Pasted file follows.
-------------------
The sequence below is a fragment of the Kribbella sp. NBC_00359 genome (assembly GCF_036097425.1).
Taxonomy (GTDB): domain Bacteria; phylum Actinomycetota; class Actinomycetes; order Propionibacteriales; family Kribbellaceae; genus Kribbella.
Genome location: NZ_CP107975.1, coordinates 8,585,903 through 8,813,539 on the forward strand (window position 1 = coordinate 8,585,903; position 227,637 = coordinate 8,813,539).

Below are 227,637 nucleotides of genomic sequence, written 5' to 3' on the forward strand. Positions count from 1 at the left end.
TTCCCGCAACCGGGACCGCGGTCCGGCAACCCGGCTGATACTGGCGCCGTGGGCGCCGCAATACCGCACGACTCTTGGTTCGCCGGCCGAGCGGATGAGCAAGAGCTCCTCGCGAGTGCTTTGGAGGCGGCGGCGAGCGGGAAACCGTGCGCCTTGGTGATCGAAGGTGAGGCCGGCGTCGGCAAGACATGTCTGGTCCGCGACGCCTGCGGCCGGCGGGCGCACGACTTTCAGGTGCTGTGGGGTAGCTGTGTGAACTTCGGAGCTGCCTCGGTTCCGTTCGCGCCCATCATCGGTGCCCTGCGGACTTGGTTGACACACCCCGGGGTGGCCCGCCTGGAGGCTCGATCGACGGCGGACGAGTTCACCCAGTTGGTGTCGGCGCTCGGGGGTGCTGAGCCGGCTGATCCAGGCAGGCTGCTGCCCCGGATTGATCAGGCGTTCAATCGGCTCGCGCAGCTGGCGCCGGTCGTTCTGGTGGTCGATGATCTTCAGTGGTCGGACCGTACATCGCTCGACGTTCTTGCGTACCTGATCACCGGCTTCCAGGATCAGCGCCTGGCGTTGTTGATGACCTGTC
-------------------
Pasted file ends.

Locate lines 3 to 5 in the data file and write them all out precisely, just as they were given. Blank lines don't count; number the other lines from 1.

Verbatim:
Genome location: NZ_CP107975.1, coordinates 8,585,903 through 8,813,539 on the forward strand (window position 1 = coordinate 8,585,903; position 227,637 = coordinate 8,813,539).

Below are 227,637 nucleotides of genomic sequence, written 5' to 3' on the forward strand. Positions count from 1 at the left end.
TTCCCGCAACCGGGACCGCGGTCCGGCAACCCGGCTGATACTGGCGCCGTGGGCGCCGCAATACCGCACGACTCTTGGTTCGCCGGCCGAGCGGATGAGCAAGAGCTCCTCGCGAGTGCTTTGGAGGCGGCGGCGAGCGGGAAACCGTGCGCCTTGGTGATCGAAGGTGAGGCCGGCGTCGGCAAGACATGTCTGGTCCGCGACGCCTGCGGCCGGCGGGCGCACGACTTTCAGGTGCTGTGGGGTAGCTGTGTGAACTTCGGAGCTGCCTCGGTTCCGTTCGCGCCCATCATCGGTGCCCTGCGGACTTGGTTGACACACCCCGGGGTGGCCCGCCTGGAGGCTCGATCGACGGCGGACGAGTTCACCCAGTTGGTGTCGGCGCTCGGGGGTGCTGAGCCGGCTGATCCAGGCAGGCTGCTGCCCCGGATTGATCAGGCGTTCAATCGGCTCGCGCAGCTGGCGCCGGTCGTTCTGGTGGTCGATGATCTTCAGTGGTCGGACCGTACATCGCTCGACGTTCTTGCGTACCTGATCACCGGCTTCCAGGATCAGCGCCTGGCGTTGTTGATGACCTGTC